Is the Coens’ new movie about to refloat the folk boat?
There’s a folk revival a-comin’ down the line. You may think that there’s a folk revival of sorts underway at the moment. Indeed, you may even think that folk music never went away in the first place and thus there’s no need for a revival.
But the new film from the Coen brothers is going to put the folk scene of Sixties New York right back in the limelight , and we can expect many side-effects, good and bad, from this promenience.
Inside Llewyn Davis has been gathering rave notices since it premiered at the Cannes film festival last week, with even the most curmudgeonly of critics (not our Donald Clarke) using their full complement of five-star reviews for it.
Inside Llewyn Davis is based loosely on The Mayor of Macdougal Street, the memoirs of folk singer Dave Van Ronk. The Coens’ movie features a beatnik folk singer, played by a deadpan Oscar Isaac, hanging around the Greenwich Village scene waiting for his big break, getting beaten up and embarking on a road trip. There is also a cat – always something which could go either way.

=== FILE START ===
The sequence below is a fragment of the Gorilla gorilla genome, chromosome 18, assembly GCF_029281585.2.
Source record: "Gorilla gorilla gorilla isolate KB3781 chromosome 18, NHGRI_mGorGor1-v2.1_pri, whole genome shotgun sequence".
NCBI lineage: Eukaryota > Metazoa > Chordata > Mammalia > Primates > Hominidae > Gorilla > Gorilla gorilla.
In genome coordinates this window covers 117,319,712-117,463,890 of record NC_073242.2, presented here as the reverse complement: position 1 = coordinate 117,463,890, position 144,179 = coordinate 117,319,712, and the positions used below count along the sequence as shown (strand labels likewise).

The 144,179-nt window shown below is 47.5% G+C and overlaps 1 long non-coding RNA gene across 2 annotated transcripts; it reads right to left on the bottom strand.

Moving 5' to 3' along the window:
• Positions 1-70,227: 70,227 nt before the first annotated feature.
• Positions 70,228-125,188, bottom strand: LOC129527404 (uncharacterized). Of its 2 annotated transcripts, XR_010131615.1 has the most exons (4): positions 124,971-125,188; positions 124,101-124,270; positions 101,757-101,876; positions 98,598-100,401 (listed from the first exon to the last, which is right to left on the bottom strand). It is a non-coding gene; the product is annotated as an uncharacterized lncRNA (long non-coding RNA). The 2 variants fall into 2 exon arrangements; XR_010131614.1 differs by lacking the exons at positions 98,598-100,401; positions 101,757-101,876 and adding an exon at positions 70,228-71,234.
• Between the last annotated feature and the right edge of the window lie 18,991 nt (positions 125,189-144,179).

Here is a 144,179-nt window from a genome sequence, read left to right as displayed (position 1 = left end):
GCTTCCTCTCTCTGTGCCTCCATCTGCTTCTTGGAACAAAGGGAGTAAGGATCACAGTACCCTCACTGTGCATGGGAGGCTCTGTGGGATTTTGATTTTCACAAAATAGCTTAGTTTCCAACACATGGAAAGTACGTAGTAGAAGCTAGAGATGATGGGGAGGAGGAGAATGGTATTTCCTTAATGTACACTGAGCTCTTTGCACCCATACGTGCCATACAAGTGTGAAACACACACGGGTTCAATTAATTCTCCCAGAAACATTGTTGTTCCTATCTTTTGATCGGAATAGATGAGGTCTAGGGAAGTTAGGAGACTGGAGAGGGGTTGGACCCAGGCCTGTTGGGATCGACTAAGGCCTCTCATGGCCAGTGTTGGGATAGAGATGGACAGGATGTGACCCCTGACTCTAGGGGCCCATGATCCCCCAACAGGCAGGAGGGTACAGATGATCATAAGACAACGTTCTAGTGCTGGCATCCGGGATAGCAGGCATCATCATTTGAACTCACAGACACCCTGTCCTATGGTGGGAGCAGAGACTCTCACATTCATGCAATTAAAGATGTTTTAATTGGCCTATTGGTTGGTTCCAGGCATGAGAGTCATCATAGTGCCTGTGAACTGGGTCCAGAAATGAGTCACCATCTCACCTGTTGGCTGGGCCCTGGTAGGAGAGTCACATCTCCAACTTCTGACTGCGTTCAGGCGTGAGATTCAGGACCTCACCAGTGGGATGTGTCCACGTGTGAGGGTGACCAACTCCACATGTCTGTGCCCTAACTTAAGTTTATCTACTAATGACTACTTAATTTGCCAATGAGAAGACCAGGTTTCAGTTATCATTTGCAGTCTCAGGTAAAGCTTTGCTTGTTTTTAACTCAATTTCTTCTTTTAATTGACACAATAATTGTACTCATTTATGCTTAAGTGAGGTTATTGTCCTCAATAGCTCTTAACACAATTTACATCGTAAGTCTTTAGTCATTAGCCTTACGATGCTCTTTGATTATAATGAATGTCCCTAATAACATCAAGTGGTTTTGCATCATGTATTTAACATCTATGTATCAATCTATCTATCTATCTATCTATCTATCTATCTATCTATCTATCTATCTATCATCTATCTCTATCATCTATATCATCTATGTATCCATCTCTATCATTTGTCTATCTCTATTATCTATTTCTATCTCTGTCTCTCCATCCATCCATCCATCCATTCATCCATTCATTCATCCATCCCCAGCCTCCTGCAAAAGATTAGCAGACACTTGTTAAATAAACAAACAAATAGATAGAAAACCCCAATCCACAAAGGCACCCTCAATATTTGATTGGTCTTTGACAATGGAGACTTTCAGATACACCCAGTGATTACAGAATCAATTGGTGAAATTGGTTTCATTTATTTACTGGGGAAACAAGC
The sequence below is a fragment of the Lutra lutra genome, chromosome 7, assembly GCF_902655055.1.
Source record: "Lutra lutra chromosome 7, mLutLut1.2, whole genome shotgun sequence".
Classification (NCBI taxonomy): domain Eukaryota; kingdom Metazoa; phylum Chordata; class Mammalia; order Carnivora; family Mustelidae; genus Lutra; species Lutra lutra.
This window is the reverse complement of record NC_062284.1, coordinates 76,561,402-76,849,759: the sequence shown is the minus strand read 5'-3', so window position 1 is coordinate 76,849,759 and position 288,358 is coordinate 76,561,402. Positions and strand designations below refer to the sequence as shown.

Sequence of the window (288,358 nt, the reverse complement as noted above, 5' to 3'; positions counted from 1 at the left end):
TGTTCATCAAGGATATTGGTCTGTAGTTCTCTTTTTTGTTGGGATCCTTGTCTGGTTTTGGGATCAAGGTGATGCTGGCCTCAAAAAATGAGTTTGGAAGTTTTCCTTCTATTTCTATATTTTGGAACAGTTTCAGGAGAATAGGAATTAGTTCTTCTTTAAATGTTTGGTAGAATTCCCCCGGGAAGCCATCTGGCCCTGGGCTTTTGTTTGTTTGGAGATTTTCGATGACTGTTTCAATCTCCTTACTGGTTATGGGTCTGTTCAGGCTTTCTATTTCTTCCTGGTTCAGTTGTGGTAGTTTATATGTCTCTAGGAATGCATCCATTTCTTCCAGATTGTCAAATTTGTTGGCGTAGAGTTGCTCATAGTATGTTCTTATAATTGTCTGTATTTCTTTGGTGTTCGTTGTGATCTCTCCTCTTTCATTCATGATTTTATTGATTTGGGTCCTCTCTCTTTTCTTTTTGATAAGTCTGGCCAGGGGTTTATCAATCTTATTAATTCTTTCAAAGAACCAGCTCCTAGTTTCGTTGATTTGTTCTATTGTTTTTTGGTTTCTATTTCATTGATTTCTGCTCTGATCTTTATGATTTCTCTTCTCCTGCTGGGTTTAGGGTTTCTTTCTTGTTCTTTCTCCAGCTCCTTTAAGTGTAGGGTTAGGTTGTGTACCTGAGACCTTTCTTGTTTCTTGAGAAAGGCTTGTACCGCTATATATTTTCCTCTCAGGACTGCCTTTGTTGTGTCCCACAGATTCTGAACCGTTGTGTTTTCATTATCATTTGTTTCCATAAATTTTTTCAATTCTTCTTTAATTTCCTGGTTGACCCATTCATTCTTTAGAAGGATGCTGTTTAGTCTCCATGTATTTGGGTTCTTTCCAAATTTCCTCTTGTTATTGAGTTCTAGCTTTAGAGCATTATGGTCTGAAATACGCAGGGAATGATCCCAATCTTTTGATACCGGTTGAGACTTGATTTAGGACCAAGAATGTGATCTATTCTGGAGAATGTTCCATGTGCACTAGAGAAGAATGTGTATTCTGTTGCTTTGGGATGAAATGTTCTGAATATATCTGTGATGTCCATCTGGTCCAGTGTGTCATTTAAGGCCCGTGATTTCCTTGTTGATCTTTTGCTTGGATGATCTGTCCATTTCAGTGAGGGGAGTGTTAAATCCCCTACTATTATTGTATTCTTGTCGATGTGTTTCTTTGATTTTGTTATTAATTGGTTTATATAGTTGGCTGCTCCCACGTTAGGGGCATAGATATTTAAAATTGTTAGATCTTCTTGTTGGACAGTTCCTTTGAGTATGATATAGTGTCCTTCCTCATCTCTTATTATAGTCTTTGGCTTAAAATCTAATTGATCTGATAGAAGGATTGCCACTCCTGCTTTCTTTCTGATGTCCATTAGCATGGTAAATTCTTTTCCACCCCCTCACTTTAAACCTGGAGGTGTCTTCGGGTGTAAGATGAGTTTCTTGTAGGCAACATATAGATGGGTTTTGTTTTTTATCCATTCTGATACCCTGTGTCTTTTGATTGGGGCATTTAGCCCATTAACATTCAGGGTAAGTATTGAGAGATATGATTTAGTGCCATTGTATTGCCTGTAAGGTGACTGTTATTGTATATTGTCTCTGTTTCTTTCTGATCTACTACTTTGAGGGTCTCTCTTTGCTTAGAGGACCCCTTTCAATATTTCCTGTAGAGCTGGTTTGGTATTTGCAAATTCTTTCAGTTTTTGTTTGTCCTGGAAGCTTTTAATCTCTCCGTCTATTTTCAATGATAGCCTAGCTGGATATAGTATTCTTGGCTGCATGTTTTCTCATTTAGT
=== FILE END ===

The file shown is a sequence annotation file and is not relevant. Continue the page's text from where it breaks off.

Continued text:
We can expect a stellar soundtrack to go with the film. As with the Coens’ O Brother Where Are Thou?, T-Bone Burnett is onboard to guide the ship, and he’s been talking about how the film might well refloat the folk boat.
“We’re going to do a series of concerts,” Burnett said in Cannes,talking about the film. “Marcus Mumford is going to curate the concerts with me and the Coen brothers. We’re going to use this opportunity to introduce a lot of people who are reinventing this kind of music.”
A new folk revival by the end of the year? You’ll know who to blame.
Macdougal memoirs: Dave Van Ronk in New York, 1964